What will they do and what is the timescale?
The Government has been attacked over the perceived lack of accountability in the schools system. With a majority of secondary schools now ‘autonomous’ academies and directly accountable to the Secretary of State, critics have suggested that some form of middle tier is needed to ensure that struggling schools are spotted early on and given support. Most academies are singletons, and not part of a chain. Chains are thought to be more accountable and more likely to drive up standards. The government has responded to these concerns by announcing that eight full-time Regional Schools Commissioners will be appointed this summer.
The RSCs will be classed as civil servants in the Department for Education, on fixed five year contracts. They are expected to take up post in time for the 2014/15 academic year.
RSCs will undertake functions on behalf of the Secretary of State for Education. These are expected to include:
Monitoring performance and intervening to secure improvement in underperforming academies;
Taking decisions on the creation of new academies; and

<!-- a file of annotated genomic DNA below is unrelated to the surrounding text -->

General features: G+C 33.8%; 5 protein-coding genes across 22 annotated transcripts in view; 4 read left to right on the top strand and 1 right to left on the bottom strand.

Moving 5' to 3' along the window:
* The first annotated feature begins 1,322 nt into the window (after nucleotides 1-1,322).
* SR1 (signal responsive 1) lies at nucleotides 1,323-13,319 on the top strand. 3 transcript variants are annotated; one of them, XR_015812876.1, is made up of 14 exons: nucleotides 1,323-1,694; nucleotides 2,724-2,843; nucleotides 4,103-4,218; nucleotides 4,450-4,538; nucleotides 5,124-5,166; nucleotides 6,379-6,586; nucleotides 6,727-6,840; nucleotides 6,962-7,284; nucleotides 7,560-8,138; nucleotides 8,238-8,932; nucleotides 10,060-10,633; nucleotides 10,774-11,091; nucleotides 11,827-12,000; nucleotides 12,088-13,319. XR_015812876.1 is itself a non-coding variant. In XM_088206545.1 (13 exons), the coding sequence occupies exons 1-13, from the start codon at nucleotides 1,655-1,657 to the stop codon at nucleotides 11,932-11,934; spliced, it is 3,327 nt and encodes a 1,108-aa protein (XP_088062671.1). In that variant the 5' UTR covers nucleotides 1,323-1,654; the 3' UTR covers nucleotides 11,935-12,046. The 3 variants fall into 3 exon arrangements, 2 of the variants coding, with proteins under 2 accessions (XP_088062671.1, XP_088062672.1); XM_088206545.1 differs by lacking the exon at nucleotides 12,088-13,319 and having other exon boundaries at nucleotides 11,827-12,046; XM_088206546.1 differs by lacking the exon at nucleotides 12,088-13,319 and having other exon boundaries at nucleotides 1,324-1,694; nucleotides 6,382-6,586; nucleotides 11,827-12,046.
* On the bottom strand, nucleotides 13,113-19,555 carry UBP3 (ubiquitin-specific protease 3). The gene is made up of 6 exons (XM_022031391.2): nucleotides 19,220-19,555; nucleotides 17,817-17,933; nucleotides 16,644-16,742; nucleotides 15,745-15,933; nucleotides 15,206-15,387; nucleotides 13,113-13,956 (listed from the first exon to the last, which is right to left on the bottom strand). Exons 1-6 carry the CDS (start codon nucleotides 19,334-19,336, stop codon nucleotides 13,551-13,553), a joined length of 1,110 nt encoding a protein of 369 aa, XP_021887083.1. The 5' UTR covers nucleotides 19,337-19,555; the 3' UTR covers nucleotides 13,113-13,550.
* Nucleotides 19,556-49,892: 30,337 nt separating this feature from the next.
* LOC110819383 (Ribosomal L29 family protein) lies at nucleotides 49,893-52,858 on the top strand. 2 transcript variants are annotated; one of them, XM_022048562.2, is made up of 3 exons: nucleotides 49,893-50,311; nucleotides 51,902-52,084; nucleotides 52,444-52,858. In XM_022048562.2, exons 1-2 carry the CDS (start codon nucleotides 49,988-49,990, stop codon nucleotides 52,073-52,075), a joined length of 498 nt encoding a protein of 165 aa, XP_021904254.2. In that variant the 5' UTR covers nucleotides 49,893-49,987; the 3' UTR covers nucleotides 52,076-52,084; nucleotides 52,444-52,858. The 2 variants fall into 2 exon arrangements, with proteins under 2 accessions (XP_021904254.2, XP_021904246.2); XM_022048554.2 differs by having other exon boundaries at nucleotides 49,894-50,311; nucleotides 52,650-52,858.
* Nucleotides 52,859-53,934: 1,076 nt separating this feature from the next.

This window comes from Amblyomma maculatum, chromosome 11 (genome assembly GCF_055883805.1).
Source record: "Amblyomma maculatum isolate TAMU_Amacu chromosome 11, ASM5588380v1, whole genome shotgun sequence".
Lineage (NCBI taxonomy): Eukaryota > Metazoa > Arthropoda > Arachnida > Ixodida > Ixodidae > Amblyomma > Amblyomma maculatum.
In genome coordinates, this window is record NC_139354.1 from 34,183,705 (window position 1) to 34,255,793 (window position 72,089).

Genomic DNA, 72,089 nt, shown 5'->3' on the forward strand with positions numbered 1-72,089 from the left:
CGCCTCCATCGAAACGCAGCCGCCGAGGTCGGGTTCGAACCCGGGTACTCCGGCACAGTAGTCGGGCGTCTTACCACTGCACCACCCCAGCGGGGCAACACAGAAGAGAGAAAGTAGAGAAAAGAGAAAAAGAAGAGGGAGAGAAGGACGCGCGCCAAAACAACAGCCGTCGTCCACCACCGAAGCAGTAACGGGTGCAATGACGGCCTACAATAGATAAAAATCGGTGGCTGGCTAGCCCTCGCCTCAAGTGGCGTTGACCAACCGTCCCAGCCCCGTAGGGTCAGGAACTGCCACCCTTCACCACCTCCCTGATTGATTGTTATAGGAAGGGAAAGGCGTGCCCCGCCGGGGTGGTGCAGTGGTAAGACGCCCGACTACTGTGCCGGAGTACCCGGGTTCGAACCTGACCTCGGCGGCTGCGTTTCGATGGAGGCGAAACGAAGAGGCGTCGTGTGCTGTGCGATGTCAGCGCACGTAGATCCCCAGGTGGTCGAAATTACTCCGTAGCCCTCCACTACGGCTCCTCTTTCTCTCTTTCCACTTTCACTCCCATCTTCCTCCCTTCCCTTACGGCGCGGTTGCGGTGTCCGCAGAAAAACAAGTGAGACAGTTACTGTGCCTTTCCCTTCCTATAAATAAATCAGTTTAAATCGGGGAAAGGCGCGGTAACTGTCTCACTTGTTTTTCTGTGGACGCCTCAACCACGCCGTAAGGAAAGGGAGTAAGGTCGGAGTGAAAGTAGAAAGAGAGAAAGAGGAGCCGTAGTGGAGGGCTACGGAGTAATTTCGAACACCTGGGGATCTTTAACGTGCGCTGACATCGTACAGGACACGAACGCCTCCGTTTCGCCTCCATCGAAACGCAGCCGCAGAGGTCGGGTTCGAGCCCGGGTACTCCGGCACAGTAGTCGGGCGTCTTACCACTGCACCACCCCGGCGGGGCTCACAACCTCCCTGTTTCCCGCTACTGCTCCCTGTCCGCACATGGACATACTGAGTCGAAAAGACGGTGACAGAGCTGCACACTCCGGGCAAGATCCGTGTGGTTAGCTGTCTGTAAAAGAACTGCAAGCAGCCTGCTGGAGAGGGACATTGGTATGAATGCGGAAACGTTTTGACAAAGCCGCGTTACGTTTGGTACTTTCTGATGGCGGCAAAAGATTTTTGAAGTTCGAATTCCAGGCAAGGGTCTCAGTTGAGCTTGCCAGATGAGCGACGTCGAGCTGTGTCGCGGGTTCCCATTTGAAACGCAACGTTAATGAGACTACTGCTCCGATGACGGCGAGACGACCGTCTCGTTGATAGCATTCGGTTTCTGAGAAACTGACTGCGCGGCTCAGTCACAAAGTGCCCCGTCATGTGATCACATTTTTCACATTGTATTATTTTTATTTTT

supporting the national schools commissioner to ensure that there are sufficient sponsors to meet local need.
The RSCs will fulfil this role for all academies, including where academies and free schools offer 16-19 provision. The head teacher boards supporting RSCs will comprise of local education leaders, including headteachers from academies rated as outstanding by Ofsted. Around six of these outstanding heads will support each RSC. According to the government ‘This will ensure that skilled academy leaders have a voice in the development of the academy system in their region. The remit of the boards will not extend to further education or sixth form colleges and, therefore, we do not anticipate automatic representation for their Principals.’
The costs of RSCs have yet to be fully determined However, any costs will obviously have to be met within existing departmental administration budgets, which are being cut overall by 50% in real terms by 2015.
Lord Nash letter